The object of the doctrine is simple but significant. It protects the interests of the company and its subscribers against persons who remain ignorant to due diligence. As enumerated in Halsbury, with reference to the case of Jones v. Smith [2], where the conduct of the party shows that he had suspicions of a state of facts the knowledge of which would affect his legal rights, but deliberately failed to make an inquiry regarding the same, he would be deemed to have had notice.

  • Kotla Venkataswamy v. Rammurthy [3]

The facts are such that a mortgage deed for Rs. 1000 was made by the company in favour of a third party. Article 15 of its articles required that such deed must be signed by three people – the Managing Director, Working Director and the Secretary and that in absence of anyone signature it would be invalid. The deed was only signed by the latter two and not by the Managing Director. On the party’s claim to enforce the deed, the Court applied the Doctrine of Constructive Notice to hold against him.

Held that the person is presumed to know the contents of the Articles before entering into the deed and hence it was not maintainable.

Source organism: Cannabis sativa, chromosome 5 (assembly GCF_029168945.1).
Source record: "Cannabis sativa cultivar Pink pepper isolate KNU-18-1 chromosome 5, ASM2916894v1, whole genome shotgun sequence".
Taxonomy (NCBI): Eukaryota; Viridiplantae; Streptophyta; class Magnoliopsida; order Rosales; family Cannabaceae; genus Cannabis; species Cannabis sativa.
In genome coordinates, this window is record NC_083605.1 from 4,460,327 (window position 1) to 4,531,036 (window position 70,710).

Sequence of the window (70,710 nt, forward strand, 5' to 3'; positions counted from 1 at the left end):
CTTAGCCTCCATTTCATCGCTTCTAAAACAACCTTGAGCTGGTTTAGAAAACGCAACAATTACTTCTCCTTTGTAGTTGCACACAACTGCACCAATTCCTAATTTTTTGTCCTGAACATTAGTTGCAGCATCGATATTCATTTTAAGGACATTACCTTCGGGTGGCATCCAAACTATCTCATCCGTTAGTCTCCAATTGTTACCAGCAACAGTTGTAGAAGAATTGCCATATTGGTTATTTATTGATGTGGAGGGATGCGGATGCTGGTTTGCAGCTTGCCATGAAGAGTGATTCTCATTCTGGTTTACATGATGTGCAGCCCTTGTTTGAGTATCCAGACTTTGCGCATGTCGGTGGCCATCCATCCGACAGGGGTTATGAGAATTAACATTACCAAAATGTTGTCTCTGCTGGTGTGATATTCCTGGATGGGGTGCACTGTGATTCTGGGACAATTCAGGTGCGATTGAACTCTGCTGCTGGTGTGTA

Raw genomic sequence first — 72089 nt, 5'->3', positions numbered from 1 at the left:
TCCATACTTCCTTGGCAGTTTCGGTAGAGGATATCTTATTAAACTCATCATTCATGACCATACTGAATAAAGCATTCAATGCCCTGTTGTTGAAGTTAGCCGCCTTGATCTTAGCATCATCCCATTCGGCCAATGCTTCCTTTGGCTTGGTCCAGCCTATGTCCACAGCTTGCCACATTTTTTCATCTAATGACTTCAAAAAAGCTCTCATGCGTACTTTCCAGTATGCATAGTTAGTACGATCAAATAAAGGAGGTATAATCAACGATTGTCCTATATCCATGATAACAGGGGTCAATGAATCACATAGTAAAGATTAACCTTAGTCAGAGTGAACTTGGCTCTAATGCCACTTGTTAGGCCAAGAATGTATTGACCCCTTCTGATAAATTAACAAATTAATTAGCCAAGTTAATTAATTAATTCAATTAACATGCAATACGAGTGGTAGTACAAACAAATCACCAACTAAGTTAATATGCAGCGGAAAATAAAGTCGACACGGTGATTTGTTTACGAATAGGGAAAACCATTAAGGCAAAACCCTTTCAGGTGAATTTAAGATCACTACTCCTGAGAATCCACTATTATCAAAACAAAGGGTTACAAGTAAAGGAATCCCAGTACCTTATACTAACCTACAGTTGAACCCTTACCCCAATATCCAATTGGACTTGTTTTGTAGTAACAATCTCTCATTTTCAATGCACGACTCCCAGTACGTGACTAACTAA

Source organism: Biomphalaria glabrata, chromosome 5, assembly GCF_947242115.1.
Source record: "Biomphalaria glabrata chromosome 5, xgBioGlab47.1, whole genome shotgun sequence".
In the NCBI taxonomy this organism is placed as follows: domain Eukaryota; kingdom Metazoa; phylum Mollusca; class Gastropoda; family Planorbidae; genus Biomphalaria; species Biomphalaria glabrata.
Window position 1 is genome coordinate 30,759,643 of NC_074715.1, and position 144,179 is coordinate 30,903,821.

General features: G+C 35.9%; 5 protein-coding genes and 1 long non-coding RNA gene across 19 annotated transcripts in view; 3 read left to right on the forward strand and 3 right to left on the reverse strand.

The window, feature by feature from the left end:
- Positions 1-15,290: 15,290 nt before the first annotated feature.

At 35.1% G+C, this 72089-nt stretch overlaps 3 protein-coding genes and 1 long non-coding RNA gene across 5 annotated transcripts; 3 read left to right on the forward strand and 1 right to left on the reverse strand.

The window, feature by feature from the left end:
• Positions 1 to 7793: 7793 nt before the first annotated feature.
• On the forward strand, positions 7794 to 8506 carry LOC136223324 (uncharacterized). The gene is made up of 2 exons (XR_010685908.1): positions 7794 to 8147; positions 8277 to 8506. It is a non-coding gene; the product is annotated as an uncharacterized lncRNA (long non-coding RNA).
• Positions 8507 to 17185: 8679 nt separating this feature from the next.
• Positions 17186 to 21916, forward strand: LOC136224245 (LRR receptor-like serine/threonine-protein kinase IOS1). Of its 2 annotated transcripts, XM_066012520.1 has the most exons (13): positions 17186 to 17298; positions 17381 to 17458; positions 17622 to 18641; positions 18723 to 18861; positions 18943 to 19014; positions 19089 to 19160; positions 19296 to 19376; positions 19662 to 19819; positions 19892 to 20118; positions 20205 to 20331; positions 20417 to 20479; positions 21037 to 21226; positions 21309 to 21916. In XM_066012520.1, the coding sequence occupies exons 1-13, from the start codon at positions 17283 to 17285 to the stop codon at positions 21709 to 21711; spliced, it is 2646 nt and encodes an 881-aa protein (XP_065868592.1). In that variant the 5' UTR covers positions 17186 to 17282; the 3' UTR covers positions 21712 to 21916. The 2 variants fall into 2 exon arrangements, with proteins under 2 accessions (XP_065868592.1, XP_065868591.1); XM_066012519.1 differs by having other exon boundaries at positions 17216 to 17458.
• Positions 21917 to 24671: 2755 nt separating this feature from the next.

II. The Doctrine of Indoor Management

A person may peruse the available documents and may even be presumed to understand it, but can he be expected to check himself and make sure whether the written regulations and procedures are actually being followed inside the company or not? The present doctrine answers it in the negative, and thus draws the line where the responsibility of the contractor to perform due diligence ends.

The doctrine says that what happens inside the doors of a company de facto are neither concerns of the third party nor in his ability to be checked and confirmed. Once he has perused the documents available, he may legally presume that their contents are being observed in totality by the company and its representatives, and he may claim his rights on that assumption.

For instance, if the memorandum requires a certain quorum to be present during the resolution by which the contract is made, the third party may assume that such quorum was present. Even if in fact the quorum was not present, the contract would still be valid and enforceable.

  • Royal British Bank v. Turquand [4]